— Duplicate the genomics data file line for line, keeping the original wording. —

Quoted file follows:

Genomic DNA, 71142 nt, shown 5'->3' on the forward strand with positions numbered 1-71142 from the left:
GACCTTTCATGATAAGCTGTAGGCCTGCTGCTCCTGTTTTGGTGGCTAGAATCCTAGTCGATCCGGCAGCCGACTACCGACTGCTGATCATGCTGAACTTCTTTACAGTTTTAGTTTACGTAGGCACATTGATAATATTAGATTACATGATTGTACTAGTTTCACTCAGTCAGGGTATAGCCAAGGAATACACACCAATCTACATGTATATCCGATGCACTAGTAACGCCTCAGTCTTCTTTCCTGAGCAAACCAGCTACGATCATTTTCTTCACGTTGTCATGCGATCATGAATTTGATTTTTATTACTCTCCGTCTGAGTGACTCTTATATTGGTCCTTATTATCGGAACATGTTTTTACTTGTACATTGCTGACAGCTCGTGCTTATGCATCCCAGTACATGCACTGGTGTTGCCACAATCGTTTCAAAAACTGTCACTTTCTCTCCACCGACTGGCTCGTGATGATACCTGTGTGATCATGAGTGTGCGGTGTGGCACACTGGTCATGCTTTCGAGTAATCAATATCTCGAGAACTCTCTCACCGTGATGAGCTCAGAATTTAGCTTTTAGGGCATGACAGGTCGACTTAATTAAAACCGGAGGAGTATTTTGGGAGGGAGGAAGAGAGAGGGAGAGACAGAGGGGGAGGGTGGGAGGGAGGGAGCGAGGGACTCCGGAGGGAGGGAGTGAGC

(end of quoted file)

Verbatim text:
Genomic DNA, 71142 nt, shown 5'->3' on the forward strand with positions numbered 1-71142 from the left:
GACCTTTCATGATAAGCTGTAGGCCTGCTGCTCCTGTTTTGGTGGCTAGAATCCTAGTCGATCCGGCAGCCGACTACCGACTGCTGATCATGCTGAACTTCTTTACAGTTTTAGTTTACGTAGGCACATTGATAATATTAGATTACATGATTGTACTAGTTTCACTCAGTCAGGGTATAGCCAAGGAATACACACCAATCTACATGTATATCCGATGCACTAGTAACGCCTCAGTCTTCTTTCCTGAGCAAACCAGCTACGATCATTTTCTTCACGTTGTCATGCGATCATGAATTTGATTTTTATTACTCTCCGTCTGAGTGACTCTTATATTGGTCCTTATTATCGGAACATGTTTTTACTTGTACATTGCTGACAGCTCGTGCTTATGCATCCCAGTACATGCACTGGTGTTGCCACAATCGTTTCAAAAACTGTCACTTTCTCTCCACCGACTGGCTCGTGATGATACCTGTGTGATCATGAGTGTGCGGTGTGGCACACTGGTCATGCTTTCGAGTAATCAATATCTCGAGAACTCTCTCACCGTGATGAGCTCAGAATTTAGCTTTTAGGGCATGACAGGTCGACTTAATTAAAACCGGAGGAGTATTTTGGGAGGGAGGAAGAGAGAGGGAGAGACAGAGGGGGAGGGTGGGAGGGAGGGAGCGAGGGACTCCGGAGGGAGGGAGTGAGC